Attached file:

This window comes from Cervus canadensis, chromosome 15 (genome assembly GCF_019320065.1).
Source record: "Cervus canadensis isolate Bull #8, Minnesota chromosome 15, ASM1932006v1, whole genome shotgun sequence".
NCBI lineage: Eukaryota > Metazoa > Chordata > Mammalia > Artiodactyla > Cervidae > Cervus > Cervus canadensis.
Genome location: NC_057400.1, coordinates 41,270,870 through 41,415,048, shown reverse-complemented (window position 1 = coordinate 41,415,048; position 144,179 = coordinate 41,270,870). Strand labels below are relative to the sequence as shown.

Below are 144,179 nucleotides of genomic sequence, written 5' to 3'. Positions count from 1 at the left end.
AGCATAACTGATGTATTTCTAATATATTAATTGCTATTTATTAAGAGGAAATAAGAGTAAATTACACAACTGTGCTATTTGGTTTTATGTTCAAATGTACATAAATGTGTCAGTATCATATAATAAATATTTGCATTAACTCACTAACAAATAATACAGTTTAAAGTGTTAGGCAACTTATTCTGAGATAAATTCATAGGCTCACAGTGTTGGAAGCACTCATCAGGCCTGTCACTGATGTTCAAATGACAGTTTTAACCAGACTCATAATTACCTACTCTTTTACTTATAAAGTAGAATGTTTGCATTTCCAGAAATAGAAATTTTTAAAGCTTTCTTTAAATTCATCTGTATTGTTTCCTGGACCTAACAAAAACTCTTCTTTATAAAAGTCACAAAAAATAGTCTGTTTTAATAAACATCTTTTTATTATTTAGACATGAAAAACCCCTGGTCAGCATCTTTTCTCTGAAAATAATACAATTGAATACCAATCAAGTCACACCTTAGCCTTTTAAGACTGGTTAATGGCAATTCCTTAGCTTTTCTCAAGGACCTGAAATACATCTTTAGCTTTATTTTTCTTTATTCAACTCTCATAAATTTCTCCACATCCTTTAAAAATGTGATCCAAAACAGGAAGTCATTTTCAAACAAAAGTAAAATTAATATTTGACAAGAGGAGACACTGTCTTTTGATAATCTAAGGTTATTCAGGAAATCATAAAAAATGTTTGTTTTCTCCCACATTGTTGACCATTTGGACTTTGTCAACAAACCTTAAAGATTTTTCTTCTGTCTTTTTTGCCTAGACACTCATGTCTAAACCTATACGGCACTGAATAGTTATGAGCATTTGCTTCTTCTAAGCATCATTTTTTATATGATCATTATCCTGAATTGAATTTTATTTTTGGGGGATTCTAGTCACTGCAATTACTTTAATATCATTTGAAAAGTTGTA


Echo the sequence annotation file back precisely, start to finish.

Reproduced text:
This window comes from Cervus canadensis, chromosome 15 (genome assembly GCF_019320065.1).
Source record: "Cervus canadensis isolate Bull #8, Minnesota chromosome 15, ASM1932006v1, whole genome shotgun sequence".
NCBI lineage: Eukaryota > Metazoa > Chordata > Mammalia > Artiodactyla > Cervidae > Cervus > Cervus canadensis.
Genome location: NC_057400.1, coordinates 41,270,870 through 41,415,048, shown reverse-complemented (window position 1 = coordinate 41,415,048; position 144,179 = coordinate 41,270,870). Strand labels below are relative to the sequence as shown.

Below are 144,179 nucleotides of genomic sequence, written 5' to 3'. Positions count from 1 at the left end.
AGCATAACTGATGTATTTCTAATATATTAATTGCTATTTATTAAGAGGAAATAAGAGTAAATTACACAACTGTGCTATTTGGTTTTATGTTCAAATGTACATAAATGTGTCAGTATCATATAATAAATATTTGCATTAACTCACTAACAAATAATACAGTTTAAAGTGTTAGGCAACTTATTCTGAGATAAATTCATAGGCTCACAGTGTTGGAAGCACTCATCAGGCCTGTCACTGATGTTCAAATGACAGTTTTAACCAGACTCATAATTACCTACTCTTTTACTTATAAAGTAGAATGTTTGCATTTCCAGAAATAGAAATTTTTAAAGCTTTCTTTAAATTCATCTGTATTGTTTCCTGGACCTAACAAAAACTCTTCTTTATAAAAGTCACAAAAAATAGTCTGTTTTAATAAACATCTTTTTATTATTTAGACATGAAAAACCCCTGGTCAGCATCTTTTCTCTGAAAATAATACAATTGAATACCAATCAAGTCACACCTTAGCCTTTTAAGACTGGTTAATGGCAATTCCTTAGCTTTTCTCAAGGACCTGAAATACATCTTTAGCTTTATTTTTCTTTATTCAACTCTCATAAATTTCTCCACATCCTTTAAAAATGTGATCCAAAACAGGAAGTCATTTTCAAACAAAAGTAAAATTAATATTTGACAAGAGGAGACACTGTCTTTTGATAATCTAAGGTTATTCAGGAAATCATAAAAAATGTTTGTTTTCTCCCACATTGTTGACCATTTGGACTTTGTCAACAAACCTTAAAGATTTTTCTTCTGTCTTTTTTGCCTAGACACTCATGTCTAAACCTATACGGCACTGAATAGTTATGAGCATTTGCTTCTTCTAAGCATCATTTTTTATATGATCATTATCCTGAATTGAATTTTATTTTTGGGGGATTCTAGTCACTGCAATTACTTTAATATCATTTGAAAAGTTGTA